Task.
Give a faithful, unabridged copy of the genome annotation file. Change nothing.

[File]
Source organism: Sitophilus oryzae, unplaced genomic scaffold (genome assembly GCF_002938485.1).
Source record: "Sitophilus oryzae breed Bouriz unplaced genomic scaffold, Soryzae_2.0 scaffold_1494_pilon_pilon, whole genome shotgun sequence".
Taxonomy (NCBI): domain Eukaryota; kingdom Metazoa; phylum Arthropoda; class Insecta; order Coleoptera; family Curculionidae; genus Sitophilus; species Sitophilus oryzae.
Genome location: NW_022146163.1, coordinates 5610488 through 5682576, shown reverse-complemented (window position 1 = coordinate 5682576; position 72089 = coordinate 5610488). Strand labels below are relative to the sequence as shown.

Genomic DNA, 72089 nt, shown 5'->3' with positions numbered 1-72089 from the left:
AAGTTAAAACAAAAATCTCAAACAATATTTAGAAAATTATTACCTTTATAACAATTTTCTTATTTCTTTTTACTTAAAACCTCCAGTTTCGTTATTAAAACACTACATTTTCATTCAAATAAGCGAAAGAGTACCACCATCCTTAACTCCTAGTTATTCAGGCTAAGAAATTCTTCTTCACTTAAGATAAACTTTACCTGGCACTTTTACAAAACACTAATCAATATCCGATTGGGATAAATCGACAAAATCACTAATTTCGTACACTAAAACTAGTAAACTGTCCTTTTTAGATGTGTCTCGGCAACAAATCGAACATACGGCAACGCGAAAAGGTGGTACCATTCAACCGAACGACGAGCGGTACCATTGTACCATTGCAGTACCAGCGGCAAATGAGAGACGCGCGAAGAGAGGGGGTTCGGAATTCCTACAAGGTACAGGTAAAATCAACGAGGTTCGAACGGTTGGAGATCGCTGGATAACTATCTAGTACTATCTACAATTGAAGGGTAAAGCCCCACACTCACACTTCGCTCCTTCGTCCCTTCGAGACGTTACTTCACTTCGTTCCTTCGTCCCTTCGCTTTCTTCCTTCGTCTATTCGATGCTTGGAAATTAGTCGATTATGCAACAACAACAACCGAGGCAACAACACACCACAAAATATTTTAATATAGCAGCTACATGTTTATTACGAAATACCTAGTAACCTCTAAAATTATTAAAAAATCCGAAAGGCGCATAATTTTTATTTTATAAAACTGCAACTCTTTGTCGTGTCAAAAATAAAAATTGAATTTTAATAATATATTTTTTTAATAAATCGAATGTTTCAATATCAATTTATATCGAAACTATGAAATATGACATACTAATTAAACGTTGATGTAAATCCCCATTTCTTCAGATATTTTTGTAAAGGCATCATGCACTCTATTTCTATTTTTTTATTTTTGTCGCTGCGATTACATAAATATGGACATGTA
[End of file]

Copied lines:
Source organism: Sitophilus oryzae, unplaced genomic scaffold (genome assembly GCF_002938485.1).
Source record: "Sitophilus oryzae breed Bouriz unplaced genomic scaffold, Soryzae_2.0 scaffold_1494_pilon_pilon, whole genome shotgun sequence".
Taxonomy (NCBI): domain Eukaryota; kingdom Metazoa; phylum Arthropoda; class Insecta; order Coleoptera; family Curculionidae; genus Sitophilus; species Sitophilus oryzae.
Genome location: NW_022146163.1, coordinates 5610488 through 5682576, shown reverse-complemented (window position 1 = coordinate 5682576; position 72089 = coordinate 5610488). Strand labels below are relative to the sequence as shown.

Genomic DNA, 72089 nt, shown 5'->3' with positions numbered 1-72089 from the left:
AAGTTAAAACAAAAATCTCAAACAATATTTAGAAAATTATTACCTTTATAACAATTTTCTTATTTCTTTTTACTTAAAACCTCCAGTTTCGTTATTAAAACACTACATTTTCATTCAAATAAGCGAAAGAGTACCACCATCCTTAACTCCTAGTTATTCAGGCTAAGAAATTCTTCTTCACTTAAGATAAACTTTACCTGGCACTTTTACAAAACACTAATCAATATCCGATTGGGATAAATCGACAAAATCACTAATTTCGTACACTAAAACTAGTAAACTGTCCTTTTTAGATGTGTCTCGGCAACAAATCGAACATACGGCAACGCGAAAAGGTGGTACCATTCAACCGAACGACGAGCGGTACCATTGTACCATTGCAGTACCAGCGGCAAATGAGAGACGCGCGAAGAGAGGGGGTTCGGAATTCCTACAAGGTACAGGTAAAATCAACGAGGTTCGAACGGTTGGAGATCGCTGGATAACTATCTAGTACTATCTACAATTGAAGGGTAAAGCCCCACACTCACACTTCGCTCCTTCGTCCCTTCGAGACGTTACTTCACTTCGTTCCTTCGTCCCTTCGCTTTCTTCCTTCGTCTATTCGATGCTTGGAAATTAGTCGATTATGCAACAACAACAACCGAGGCAACAACACACCACAAAATATTTTAATATAGCAGCTACATGTTTATTACGAAATACCTAGTAACCTCTAAAATTATTAAAAAATCCGAAAGGCGCATAATTTTTATTTTATAAAACTGCAACTCTTTGTCGTGTCAAAAATAAAAATTGAATTTTAATAATATATTTTTTTAATAAATCGAATGTTTCAATATCAATTTATATCGAAACTATGAAATATGACATACTAATTAAACGTTGATGTAAATCCCCATTTCTTCAGATATTTTTGTAAAGGCATCATGCACTCTATTTCTATTTTTTTATTTTTGTCGCTGCGATTACATAAATATGGACATGTA